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Setup - Windows Server 2016

This chapter explores setting up a Windows environment to properly use Windows containers on Windows Server 2016, on bare metal or in VM.

Windows Server 2016 on bare metal or in VM

Windows Server 2016 is where Docker Windows containers should be deployed for production. For developers planning to do lots of Docker Windows container development, it may also be worth setting up a Windows Server 2016 dev system (in a VM, for example), at least until Windows 10 and Docker for Windows support for Windows containers matures. Running a VM with Windows Server 2016 is also a great way to do Docker Windows container development on macOS and older Windows versions.

Once Windows Server 2016 is running, log in, run Windows Update (use sconfig on Windows Server Core) to ensure all the latest updates are installed and install the Windows-native Docker Engine (that is, don't use "Docker for Windows"). There are two options: Install using a Powershell Package (recommended) or with DSC.

PowerShell Package Provider (recommended)

Microsoft maintains a PowerShell package provider that lets easily install Docker on Windows Server 2016.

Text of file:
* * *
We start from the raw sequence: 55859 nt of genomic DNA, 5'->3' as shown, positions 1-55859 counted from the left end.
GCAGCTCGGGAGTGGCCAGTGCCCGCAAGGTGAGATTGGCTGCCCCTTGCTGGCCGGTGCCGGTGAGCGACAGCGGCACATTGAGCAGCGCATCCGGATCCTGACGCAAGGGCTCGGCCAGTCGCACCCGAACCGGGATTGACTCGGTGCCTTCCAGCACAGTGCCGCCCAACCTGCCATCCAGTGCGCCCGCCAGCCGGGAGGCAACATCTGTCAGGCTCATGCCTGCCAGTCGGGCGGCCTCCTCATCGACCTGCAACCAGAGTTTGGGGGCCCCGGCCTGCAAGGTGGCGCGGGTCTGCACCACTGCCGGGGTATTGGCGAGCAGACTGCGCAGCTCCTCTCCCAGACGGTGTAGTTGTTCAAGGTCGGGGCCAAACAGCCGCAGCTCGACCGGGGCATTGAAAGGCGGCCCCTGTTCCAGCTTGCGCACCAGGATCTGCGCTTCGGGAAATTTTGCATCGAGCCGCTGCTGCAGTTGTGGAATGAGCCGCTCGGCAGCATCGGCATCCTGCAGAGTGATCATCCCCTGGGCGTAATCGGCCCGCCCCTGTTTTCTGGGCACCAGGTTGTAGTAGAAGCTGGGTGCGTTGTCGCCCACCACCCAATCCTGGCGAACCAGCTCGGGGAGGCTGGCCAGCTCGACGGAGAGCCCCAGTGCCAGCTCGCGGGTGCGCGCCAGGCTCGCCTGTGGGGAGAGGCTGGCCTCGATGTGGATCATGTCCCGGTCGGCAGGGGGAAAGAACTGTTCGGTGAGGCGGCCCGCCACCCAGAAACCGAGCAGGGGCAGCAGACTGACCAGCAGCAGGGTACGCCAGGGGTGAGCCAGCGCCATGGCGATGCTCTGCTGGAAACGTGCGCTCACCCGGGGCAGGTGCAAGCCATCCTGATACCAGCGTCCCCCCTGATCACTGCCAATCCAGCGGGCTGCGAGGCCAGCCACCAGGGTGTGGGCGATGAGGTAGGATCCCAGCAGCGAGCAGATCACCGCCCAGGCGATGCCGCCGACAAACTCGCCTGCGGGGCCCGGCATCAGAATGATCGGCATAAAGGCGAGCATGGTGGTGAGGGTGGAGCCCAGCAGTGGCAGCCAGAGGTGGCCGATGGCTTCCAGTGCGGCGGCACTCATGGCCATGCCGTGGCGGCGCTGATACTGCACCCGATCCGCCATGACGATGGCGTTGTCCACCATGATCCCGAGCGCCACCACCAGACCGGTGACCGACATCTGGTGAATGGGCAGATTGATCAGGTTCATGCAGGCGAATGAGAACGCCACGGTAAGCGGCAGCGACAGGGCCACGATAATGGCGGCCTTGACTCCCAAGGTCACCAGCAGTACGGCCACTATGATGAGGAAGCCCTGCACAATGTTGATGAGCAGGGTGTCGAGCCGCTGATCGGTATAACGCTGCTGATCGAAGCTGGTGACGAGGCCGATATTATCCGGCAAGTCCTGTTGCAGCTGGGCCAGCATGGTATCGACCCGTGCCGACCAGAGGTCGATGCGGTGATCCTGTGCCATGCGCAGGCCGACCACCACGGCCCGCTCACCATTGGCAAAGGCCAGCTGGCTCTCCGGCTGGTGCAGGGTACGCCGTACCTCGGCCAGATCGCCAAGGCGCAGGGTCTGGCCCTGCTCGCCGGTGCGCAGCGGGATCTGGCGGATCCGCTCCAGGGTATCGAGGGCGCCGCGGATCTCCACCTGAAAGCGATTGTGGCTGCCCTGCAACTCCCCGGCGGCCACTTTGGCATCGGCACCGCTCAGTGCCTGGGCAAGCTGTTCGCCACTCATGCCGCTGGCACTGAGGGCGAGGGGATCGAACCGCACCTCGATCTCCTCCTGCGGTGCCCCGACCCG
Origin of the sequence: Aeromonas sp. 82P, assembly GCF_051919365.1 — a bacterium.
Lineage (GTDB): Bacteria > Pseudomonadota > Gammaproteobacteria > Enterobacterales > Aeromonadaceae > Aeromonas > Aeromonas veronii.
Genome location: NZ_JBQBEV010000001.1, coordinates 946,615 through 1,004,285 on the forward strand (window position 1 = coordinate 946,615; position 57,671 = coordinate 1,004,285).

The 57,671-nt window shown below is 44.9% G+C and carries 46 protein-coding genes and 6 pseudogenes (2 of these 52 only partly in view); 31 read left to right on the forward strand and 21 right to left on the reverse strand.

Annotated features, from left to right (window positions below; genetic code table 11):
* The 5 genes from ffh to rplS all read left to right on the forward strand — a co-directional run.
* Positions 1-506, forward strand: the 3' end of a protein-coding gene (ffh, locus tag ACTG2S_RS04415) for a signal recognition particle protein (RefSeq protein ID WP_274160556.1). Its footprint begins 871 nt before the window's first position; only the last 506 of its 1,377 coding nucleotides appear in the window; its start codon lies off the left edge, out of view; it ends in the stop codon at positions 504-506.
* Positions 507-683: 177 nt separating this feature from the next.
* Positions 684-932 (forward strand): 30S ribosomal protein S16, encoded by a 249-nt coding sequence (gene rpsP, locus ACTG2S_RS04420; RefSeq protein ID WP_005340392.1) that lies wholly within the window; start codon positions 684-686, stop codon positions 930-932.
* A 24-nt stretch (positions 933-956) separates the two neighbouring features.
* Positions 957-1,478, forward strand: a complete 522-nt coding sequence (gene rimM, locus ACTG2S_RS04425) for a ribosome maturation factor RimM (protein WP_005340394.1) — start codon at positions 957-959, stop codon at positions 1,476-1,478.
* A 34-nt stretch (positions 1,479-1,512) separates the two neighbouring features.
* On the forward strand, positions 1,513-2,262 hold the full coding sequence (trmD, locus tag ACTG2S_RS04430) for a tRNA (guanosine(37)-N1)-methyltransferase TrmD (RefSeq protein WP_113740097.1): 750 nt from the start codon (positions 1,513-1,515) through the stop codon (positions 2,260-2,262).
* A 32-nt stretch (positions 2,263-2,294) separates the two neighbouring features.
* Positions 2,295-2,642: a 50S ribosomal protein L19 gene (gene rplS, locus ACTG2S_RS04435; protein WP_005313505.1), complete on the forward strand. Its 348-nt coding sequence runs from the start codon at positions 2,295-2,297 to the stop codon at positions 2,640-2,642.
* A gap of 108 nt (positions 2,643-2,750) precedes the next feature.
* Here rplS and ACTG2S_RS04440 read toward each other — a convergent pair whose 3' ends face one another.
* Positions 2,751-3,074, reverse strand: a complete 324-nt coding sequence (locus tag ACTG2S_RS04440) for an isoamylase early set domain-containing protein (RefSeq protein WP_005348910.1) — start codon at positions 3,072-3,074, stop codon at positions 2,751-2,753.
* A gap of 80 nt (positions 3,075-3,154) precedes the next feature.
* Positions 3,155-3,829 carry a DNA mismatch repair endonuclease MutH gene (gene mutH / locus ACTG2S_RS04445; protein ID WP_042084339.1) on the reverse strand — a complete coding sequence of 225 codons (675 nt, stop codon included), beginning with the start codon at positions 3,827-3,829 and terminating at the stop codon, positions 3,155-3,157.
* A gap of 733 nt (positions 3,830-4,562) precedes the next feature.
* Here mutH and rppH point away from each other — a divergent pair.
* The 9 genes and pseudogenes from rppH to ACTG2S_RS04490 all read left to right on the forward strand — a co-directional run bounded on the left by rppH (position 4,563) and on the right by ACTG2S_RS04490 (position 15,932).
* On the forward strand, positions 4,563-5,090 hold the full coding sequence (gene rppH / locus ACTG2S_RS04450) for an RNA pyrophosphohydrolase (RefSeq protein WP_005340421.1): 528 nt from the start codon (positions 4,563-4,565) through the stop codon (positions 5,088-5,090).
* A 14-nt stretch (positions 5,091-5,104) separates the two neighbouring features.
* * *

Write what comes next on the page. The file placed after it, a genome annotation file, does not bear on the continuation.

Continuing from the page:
Run the following in an Administrative PowerShell prompt:

Install-Module -Name DockerMsftProvider -Force
Install-Package -Name docker -ProviderName DockerMsftProvider -Force
Restart-Computer -Force

PowerShell Desired State Configuration

If interested in experimenting with Windows PowerShell Desired State Configuration, Daniel Scott-Raynsford has built a prototype script that uses DSC to install Docker Engine.

Here's how to use it:

Install-Script -Name Install-DockerOnWS2016UsingDSC

See Daniel's blog post for details on installing Docker with DCS.

Whether using the PowerShell Package Provider or DSC, Docker Engine is now running as a Windows service, listening on the default Docker named pipe.

For development VMs running (for example) in a Hyper-V VM on Windows 10, it might be advantageous to make the Docker Engine running in the Windows Server 2016 VM available to the Windows 10 host:

# Open firewall port 2375
netsh advfirewall firewall add rule name="docker engine" dir=in action=allow protocol=TCP localport=2375

# Configure Docker daemon to listen on both pipe and TCP (replaces docker --register-service invocation above)
Stop-Service docker
dockerd --unregister-service
dockerd -H npipe:// -H --register-service
Start-Service docker

The Windows Server 2016 Docker engine can now be used from the VM host by setting DOCKER_HOST: $env:DOCKER_HOST = "<ip-address-of-vm>:2375"

Next Steps

See the Microsoft documentation for more comprehensive instructions.

Continue to Step 2: Getting Started with Windows Containers